Organisms are capable of detecting and fixing nucleotide mismatches that occur during DNA replication. This sophisticated process requires identifying the new strand and replacing the erroneous bases with correct nucleotides. Mismatch repair is coordinated by many proteins in both prokaryotes and eukaryotes.
The Mutator Protein Family Plays a Key Role in DNA Mismatch Repair
The human genome has more than 3 billion base pairs of DNA per cell. Prior to cell division, that vast amount of genetic information needs to be replicated. Despite the proofreading ability of the DNA polymerase, a copying error occurs approximately every 1 million base pairs. One type of error is the mismatch of nucleotides, for example, the pairing of A with G or T with C. Such mismatches are detected and repaired by the Mutator protein family. These proteins were first described in the bacteria Escherichia coli (E. coli), but homologs appear throughout prokaryotes and eukaryotes.
Mutator S (MutS) initiates the mismatch repair (MMR) by identifying and binding to the mismatch. Subsequently, MutL identifies which strand is the new copy. Only the new strand requires fixing, while the template strand needs to remain intact. How can the molecular machinery identify the newly synthesized strand of DNA?
Newly Synthesized Strands of DNA Differ from Their Template Strand
In many organisms, cytosine and adenine bases of the new strand receive a methyl group sometime after replication. Therefore, Mut proteins identify new strands by recognizing sequences that have not yet been methylated. Additionally, the newly synthesized strand in eukaryotes is more likely to have small breaks, also called DNA nicks. The MMR proteins can thus identify the nicked strand and target it for repair.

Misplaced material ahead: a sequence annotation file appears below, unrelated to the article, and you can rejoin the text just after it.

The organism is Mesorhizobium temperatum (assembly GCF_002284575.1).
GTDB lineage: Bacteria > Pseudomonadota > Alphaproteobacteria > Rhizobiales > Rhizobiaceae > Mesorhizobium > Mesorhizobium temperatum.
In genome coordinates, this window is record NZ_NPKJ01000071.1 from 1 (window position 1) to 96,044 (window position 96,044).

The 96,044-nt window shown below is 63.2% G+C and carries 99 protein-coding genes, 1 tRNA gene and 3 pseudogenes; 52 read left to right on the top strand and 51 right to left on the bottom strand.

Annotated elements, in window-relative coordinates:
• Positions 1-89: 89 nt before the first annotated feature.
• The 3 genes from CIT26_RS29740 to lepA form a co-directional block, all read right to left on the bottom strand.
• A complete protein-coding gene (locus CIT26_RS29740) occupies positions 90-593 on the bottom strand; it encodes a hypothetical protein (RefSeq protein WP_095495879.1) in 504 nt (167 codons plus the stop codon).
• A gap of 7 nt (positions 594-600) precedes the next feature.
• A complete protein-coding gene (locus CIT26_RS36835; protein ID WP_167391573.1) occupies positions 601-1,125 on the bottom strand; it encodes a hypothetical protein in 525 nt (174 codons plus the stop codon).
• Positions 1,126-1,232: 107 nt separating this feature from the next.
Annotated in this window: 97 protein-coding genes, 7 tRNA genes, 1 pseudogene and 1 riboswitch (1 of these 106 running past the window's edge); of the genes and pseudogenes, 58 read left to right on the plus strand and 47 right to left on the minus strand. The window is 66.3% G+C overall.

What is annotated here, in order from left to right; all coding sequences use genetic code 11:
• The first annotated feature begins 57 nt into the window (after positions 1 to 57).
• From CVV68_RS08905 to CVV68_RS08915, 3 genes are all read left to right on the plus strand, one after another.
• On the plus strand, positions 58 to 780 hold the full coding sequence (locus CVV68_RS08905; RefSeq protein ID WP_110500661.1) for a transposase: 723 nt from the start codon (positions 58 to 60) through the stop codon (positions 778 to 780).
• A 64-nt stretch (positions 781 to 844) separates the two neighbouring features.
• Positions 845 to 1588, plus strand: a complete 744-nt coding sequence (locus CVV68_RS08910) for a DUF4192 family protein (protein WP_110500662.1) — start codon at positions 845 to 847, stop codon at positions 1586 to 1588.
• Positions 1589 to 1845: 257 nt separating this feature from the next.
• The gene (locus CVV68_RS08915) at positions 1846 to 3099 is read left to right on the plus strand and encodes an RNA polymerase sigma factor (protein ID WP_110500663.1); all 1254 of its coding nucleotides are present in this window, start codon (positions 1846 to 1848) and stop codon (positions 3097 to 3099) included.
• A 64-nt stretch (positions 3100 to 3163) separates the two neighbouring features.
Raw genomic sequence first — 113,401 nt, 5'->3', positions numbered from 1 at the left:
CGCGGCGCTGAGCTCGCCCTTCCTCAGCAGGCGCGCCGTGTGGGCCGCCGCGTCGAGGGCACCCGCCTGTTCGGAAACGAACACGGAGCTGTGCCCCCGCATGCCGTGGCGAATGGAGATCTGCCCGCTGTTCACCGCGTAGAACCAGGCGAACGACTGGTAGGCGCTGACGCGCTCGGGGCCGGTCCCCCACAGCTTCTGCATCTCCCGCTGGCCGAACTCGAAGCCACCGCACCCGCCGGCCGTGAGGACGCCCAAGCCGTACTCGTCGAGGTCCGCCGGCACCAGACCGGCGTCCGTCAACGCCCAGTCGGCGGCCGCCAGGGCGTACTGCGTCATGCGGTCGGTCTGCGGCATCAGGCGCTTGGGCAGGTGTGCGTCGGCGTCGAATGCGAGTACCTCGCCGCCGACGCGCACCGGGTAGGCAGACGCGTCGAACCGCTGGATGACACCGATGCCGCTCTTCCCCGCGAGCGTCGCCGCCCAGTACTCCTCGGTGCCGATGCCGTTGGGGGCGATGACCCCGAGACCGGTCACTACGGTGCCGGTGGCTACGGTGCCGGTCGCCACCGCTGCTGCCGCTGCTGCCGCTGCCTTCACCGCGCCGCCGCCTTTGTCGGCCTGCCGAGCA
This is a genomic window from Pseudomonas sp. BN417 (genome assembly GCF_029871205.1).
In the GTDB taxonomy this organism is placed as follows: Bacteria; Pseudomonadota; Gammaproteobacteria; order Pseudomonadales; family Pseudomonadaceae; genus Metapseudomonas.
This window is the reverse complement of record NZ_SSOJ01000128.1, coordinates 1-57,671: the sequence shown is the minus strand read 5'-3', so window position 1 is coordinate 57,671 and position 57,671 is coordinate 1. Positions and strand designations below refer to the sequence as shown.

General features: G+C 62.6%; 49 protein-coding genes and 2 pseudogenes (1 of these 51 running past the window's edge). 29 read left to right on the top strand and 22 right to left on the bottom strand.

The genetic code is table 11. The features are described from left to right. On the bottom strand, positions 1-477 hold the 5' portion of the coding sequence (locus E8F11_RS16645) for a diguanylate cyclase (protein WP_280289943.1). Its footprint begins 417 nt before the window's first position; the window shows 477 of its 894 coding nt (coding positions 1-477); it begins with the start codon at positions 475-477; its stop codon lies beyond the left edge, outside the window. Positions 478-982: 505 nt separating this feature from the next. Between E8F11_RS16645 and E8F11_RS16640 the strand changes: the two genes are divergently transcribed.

After identification of the new strand, nuclease enzymes cut the affected region and excise the incorrect nucleotides. Next, DNA polymerase fills in the correct nucleotides, and DNA ligase seals the sugar-phosphate backbone of the DNA, thereby completing the mismatch repair process.
Defects in the Mismatch Repair Mechanism Can Cause Cancer
The human homolog of MutS is called Mutator S homolog 2 (MSH2). If MSH2 function is compromised, point mutations and frameshift mutations throughout the genome are not properly repaired. Consequently, humans carrying a single copy of such a compromised MSH2 have a higher likelihood of developing cancer.
Unrepaired Mutations Fuel Adaptation
Would it be best if MMR never missed a mismatch? Even low mutation rates can cause a problem for an organism. However, mutations also contribute to genetic variation in a population. For instance, a permissive mismatch repair system in a bacterium can lead to the mutation of a gene that confers antibiotic resistance, thereby increasing the chances of bacterial survival and reproduction when exposed to antibiotics. This is great news for the bacterial population but bad news for humans that rely on antibiotics to combat infectious diseases.
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